We know that gravitational waves stretch space-time so light travelling through that space should be stretched as well. So my question is how do we know anything is stretching if the effect is experienced by every object in the universe.

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    $\begingroup$ For one, it happens to every object which happens to be where the gravitational wave is, which is not everywhere in the universe at once. Second, what we experience is the change in stretching. That is what was measured by LIGO. $\endgroup$
    – zephyr
    Feb 8, 2017 at 15:43
  • $\begingroup$ @zephyr, you can make that an answer. $\endgroup$
    – James K
    Feb 9, 2017 at 23:33
  • $\begingroup$ @JamesK I know, I was just lazy. Feel free to take it though. Maybe later if no one has put an official answer down I will write something. $\endgroup$
    – zephyr
    Feb 9, 2017 at 23:35

2 Answers 2


I understand your question and wrestled with it myself for some time.

The reason that the Michelson-type interferometer setup works is that the travel time of the photons in each arm is much shorter than the time period of the gravitational wave. Thus the photons are not really stretched by the gravitational wave at all - they are simply emitted into an arm that has changed its apparent length. The effect is different in the two perpendicular arms (one is stretched whilst the other is contracted) and this produces a phase difference in the signal when the beams in the two arms are recombined. The phase difference is modulated with the frequency of the gravitational wave (which is much lower than the frequency of the laser light).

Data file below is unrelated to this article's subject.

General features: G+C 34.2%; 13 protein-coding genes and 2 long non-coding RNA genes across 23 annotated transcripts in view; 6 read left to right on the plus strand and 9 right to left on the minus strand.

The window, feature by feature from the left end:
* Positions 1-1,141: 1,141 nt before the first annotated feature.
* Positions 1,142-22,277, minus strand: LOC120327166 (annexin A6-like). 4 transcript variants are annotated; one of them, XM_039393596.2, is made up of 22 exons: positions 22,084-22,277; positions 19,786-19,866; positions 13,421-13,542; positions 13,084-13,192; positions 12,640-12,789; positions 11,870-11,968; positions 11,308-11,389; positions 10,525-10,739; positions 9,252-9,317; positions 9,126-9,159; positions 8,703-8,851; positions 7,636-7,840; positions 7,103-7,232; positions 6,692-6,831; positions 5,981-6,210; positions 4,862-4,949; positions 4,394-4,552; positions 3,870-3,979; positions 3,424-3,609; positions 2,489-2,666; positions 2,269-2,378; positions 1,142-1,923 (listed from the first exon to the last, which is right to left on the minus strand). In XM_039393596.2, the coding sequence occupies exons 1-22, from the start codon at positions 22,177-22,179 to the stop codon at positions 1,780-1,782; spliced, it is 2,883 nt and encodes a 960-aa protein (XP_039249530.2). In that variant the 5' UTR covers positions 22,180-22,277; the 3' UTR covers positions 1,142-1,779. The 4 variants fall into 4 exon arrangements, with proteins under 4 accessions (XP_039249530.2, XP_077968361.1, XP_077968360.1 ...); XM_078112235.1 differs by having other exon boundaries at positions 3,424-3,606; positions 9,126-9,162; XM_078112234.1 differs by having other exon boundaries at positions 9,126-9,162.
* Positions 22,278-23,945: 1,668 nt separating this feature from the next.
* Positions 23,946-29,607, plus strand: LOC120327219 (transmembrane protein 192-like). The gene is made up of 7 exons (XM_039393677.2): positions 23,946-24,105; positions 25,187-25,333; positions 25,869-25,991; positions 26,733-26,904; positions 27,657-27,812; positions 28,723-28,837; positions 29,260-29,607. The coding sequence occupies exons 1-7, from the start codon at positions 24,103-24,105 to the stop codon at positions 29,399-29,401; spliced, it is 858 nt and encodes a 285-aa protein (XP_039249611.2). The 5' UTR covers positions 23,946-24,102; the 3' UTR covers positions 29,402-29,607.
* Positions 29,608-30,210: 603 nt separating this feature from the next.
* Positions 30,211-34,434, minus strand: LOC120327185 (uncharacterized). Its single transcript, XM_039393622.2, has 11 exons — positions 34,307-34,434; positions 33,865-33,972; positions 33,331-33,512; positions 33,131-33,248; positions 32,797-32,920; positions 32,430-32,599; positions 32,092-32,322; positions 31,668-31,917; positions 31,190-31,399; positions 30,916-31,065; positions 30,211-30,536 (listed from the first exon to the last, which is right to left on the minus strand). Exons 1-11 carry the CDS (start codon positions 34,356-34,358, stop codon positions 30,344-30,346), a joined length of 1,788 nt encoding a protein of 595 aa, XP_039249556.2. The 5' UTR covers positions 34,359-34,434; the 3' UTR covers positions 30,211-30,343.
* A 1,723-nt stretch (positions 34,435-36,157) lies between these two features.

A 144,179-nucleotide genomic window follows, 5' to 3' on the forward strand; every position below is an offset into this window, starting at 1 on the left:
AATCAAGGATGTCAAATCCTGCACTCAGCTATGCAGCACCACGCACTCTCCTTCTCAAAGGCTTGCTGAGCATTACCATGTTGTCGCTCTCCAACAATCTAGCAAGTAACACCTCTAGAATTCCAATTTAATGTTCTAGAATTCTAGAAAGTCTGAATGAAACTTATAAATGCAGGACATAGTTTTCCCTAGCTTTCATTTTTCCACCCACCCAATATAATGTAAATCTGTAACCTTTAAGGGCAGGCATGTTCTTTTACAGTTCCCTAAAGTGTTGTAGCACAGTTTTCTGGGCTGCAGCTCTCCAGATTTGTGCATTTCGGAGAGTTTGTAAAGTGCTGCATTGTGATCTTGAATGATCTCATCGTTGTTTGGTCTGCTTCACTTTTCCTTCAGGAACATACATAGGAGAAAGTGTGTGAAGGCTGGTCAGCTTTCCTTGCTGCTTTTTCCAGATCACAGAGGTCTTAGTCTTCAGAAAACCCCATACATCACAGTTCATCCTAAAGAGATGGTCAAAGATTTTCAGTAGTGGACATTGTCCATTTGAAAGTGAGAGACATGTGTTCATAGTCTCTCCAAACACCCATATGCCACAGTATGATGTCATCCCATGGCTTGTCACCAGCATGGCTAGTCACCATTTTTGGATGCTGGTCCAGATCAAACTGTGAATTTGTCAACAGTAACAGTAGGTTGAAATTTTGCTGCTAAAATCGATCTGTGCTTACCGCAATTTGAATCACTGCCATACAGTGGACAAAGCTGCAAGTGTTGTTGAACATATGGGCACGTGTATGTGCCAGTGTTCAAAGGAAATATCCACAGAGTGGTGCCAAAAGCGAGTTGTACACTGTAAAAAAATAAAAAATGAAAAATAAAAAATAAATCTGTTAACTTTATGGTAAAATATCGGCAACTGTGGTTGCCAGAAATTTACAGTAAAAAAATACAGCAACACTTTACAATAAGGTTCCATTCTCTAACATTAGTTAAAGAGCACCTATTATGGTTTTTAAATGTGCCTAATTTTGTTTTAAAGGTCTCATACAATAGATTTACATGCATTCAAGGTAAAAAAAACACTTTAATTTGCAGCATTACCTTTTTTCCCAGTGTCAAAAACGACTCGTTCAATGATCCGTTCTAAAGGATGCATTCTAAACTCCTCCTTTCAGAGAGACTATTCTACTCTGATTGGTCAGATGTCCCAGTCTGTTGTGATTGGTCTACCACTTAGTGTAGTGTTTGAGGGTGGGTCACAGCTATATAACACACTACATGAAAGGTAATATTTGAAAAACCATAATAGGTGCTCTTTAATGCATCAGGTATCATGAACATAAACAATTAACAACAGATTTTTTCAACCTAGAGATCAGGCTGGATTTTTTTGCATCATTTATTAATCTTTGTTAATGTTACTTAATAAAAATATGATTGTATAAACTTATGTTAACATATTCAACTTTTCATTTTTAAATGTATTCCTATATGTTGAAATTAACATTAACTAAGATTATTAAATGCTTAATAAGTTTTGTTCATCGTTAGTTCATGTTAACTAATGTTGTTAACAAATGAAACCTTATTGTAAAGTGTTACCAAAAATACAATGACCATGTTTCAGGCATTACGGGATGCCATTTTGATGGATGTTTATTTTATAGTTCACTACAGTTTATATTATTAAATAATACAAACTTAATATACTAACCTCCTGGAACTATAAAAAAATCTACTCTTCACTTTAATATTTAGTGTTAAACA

For example, the LIGO arms are effectively 1120 km long, because the light is bounced backwards and forwards 280 times. Light spends 3.7 micro-seconds in the apparatus. The gravitational waves that are being detected have frequencies below a kHz, so the arm length only changes significantly on times longer than a milli-second. Thus the photons "see" arms of fixed length.

  • $\begingroup$ Ah-ha, and thus the fact that we only can see mergers of certain masses in LIGO! Thank you @Rob Jeffries, great answer $\endgroup$ Feb 13, 2017 at 15:31
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    $\begingroup$ @AtmosphericPrisonEscape The frequency sensitivity of LIGO is bounded by seismic noise at the low end ($<10$ Hz) and shot noise at high frequencies. The central part of this frequency sensitivity is matched by the orbital frequencies of $\sim 10$ solar mass black holes just prior to merger. The upper bound is not due to the approximation above, which wouldn't be an issue until you got to above 100 kHz I think. $\endgroup$
    – ProfRob
    Feb 13, 2017 at 16:45

Geometry of gravitational waves is such, that it stretches and shrinks spacetime differently in perpendicular directions. So the detector notices the difference in flight time between two photons going along different axes of the detector, as the velocity of light is constant. "Stretching" of a photon would mean, that it changes color (wavelength) but not flight time.

If you're interested in the math have a look at The Geometry of Gravitational Wave Detection by John T Wheelan.


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